A local school district recently surveyed other area districts, asking a simple question:

Does your district block Wikipedia?

It’s a great question to consider. I tend to agree with this perspective (must be my English teacher background):

As a former English teacher, I understand concerns about Wikipedia. However, I like having it there because it also provides an opportunity to discuss reliability of sources and media literacy. If everything that might be questionable is blocked, students will never develop the ability to sift through information themselves because we will have already made the choices for them.

As far as information is concerned, I think the ability to be savvy consumers is the greatest skill we can teach them.
Source: Mentioned in the TEC-SIG list

Further down, you can fill out a short survey about Wikipedia in schools and see the graphs of responses (nice new feature from GoogleDocs but not available to visitors…it’s a pending feature. Still, scroll to the bottom to see results as i get to update them, or look at the raw results or download as ODS or XLS).

Here’s another perspective to consider:

I agree that there is tons of valuable information on Wikipedia. My only concern is CIPA, which states “An Internet safety policy must include technology protection measures to block or filter Internet access to pictures that are: (a) are obscene, (b) child pornography, or (c) harmful to minors (for computers that are accessed by minors).” (http://www.fcc.gov/cgb/consumerfacts/cipa.html )

I am concerned that many people would consider some pages in Wikipedia to be obscene (It does contain nude images). I would love to see an official statement as to whether Wikipedia’s contents are CIPA compliant or not. However, if Wikipedia is not CIPA compliant, then the school district is not eligible for E-Rate funding, meaning a loss of funding for the district and possibly the job of the one controlling the filter.

In the past, Wikipedia’s images were all located in particular directory, so I just blocked that directory, and students could use Wikipedia just not the images (a few of which are probably obscene). Unfortunately, they have recently changed their structure, and I have not figured out how to block just the images. Currently, I have Wikipedia open for staff members so that they can use the site in class in monitored situations.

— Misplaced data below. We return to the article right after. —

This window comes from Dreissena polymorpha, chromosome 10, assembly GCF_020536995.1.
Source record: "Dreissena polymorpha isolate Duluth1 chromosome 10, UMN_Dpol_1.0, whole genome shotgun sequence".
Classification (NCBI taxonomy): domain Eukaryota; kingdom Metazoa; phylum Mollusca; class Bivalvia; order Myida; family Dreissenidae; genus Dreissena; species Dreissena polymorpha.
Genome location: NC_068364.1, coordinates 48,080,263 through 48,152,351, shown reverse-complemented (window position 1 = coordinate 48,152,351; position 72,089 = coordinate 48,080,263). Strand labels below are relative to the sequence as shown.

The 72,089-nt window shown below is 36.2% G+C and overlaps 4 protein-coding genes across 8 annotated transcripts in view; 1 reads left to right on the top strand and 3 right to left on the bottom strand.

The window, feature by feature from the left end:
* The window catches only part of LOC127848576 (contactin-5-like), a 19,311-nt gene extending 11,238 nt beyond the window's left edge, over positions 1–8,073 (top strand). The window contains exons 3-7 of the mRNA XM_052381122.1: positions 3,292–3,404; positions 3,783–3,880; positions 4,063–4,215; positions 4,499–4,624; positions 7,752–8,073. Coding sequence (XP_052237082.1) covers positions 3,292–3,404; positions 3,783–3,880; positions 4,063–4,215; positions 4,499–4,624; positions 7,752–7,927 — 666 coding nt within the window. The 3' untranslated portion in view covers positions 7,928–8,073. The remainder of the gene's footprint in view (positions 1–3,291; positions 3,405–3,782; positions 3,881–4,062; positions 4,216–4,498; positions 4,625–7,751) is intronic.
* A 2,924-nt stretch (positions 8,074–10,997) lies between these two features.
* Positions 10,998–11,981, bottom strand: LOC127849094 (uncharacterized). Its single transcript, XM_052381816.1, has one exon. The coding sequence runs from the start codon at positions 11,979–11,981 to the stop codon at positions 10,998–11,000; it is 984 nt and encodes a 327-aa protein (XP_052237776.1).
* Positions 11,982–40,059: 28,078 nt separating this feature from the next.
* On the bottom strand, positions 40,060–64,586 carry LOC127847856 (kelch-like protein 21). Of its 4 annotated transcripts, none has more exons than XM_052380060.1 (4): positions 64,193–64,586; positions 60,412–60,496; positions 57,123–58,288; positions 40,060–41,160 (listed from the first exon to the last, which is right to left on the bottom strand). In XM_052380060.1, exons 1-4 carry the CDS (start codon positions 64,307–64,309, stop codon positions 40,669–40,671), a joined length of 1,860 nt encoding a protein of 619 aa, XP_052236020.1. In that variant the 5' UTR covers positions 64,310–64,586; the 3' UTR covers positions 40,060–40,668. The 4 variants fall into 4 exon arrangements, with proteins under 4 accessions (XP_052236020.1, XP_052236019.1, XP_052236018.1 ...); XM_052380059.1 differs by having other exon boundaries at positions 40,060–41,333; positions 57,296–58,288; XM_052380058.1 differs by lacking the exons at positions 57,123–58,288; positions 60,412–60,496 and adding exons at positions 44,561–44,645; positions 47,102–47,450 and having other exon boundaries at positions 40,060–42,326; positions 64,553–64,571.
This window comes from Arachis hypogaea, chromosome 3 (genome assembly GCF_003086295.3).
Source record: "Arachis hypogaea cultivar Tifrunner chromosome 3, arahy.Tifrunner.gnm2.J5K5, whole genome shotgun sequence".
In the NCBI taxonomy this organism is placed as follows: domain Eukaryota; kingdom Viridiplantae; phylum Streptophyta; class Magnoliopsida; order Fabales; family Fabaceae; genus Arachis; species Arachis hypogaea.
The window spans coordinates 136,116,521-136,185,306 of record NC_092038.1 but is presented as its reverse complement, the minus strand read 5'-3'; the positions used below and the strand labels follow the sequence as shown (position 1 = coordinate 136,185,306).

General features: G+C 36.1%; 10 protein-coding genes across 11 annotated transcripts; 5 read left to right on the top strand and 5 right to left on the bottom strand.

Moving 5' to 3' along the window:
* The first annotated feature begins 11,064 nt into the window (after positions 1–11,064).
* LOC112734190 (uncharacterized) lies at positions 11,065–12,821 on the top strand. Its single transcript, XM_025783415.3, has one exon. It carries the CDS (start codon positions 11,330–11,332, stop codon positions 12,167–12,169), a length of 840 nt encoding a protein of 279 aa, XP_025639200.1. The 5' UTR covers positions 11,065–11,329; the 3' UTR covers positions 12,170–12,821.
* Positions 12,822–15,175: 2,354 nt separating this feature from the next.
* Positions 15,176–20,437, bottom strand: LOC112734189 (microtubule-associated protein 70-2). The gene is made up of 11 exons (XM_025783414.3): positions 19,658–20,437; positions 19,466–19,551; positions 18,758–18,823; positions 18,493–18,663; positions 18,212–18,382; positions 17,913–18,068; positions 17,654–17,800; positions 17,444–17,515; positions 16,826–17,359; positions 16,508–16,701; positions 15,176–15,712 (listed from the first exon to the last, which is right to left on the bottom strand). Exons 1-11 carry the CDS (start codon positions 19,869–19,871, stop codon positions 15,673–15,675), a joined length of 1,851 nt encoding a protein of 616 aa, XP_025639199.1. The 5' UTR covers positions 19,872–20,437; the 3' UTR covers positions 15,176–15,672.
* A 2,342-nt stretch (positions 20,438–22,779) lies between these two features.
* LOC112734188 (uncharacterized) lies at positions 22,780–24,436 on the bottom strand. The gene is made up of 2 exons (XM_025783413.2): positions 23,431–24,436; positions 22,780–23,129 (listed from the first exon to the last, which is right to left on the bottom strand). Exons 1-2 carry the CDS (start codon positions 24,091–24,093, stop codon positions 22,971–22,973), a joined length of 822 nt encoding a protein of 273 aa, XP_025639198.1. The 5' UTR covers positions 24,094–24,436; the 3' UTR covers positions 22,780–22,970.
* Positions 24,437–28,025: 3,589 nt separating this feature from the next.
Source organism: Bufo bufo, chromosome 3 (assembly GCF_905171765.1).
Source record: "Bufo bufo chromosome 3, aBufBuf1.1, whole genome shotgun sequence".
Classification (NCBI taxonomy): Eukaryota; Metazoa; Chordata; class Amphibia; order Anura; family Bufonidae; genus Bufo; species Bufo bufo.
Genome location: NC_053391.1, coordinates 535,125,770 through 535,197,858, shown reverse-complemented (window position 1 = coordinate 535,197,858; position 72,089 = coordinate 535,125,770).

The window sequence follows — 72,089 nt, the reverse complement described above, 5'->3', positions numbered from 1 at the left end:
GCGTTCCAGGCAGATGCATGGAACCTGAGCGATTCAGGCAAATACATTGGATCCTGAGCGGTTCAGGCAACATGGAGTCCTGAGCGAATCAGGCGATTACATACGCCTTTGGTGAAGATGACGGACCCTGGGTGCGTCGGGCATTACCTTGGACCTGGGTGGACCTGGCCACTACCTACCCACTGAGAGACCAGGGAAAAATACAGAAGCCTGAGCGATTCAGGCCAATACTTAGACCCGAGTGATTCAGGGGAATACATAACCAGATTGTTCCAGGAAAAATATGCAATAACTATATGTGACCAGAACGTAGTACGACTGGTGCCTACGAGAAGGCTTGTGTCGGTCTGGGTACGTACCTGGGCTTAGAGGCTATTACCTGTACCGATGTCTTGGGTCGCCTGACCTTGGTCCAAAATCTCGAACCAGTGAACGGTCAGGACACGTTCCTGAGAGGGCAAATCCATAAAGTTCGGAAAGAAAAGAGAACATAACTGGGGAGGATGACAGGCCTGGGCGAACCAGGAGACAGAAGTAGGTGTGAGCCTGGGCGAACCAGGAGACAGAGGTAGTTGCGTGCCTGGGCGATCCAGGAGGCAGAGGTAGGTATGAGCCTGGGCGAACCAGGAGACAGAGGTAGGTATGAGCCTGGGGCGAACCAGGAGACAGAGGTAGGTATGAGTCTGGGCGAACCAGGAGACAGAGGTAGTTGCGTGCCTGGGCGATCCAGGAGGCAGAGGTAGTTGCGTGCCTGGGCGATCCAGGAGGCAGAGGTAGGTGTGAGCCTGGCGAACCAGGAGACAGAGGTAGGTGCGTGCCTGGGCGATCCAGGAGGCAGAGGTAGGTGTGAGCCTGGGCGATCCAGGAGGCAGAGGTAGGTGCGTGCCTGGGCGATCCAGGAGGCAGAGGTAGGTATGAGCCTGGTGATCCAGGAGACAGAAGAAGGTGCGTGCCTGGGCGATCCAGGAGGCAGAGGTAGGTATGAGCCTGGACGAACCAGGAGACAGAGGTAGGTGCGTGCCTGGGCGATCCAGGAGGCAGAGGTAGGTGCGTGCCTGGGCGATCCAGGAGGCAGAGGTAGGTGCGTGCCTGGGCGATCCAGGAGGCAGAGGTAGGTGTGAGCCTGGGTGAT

I understand the importance of teaching them skills of discernment for what they read and access, but I also think it is important to model for them obedience to the laws of the land, and I am not sure that access for minors to all the contents of Wikipedia is lawful. Like I said, I would love to see an official statement (but I don’t see that happening).

I might be a bit hard on this, and it I am troubled by the idea that I am blocking students from good educational resources. However, I am also conflicted with the idea of giving k-12 students to access of all concepts in Wikipedia. I would love to hear your thoughts on Wikipedia’s compliance to CIPA.

Your thoughts?

Consider filling out this survey and putting in your two cents…

Results appear here. Unfortunately, you can’t see the Summary results (that’s an unimplemented feature as of yet “The ability to publish the summary so that others may view it”), Here they are as of 10:42 PM (Central) on 12/22/2008:

143 responses

Summary See complete responses

Should school districts block Wikipedia?
Yes 11 8%
No 132 92%
Does your district block Wikipedia?
Yes 10 7%
No 114 80%
Only the “inappropriate for K-12” parts 19 13%
Have you had any parents object to their child(ren) having access to Wikipedia in school?
Yes 5 3%
No 138 97%
Do librarians in your district support Wikipedia?
Yes 32 22%
No 38 27%
No idea 51 36%
Other 22 15%
Do you encourage students to edit Wikipedia and add content relevant to your community?
Yes 28 20%
No 105 73%
Other 10 7%
Do you think the U.S. should do away with the Children’s Internet Protection Act (CIPA)?
Yes 31 22%
No 112 78%
Is teaching digital citizenship an effective deterrent against students willfully accessing inappropriate content?
Yes 67 47%
No 56 39%
Other 20 14%
What is your occupation?
Technology Director 20 29%
Librarian 27 40%
K-12 Student 0 0%
University Student 0 0%
Teacher 10 15%
District Teacher Specialist/Professional Support 8 12%
Other 3 4%

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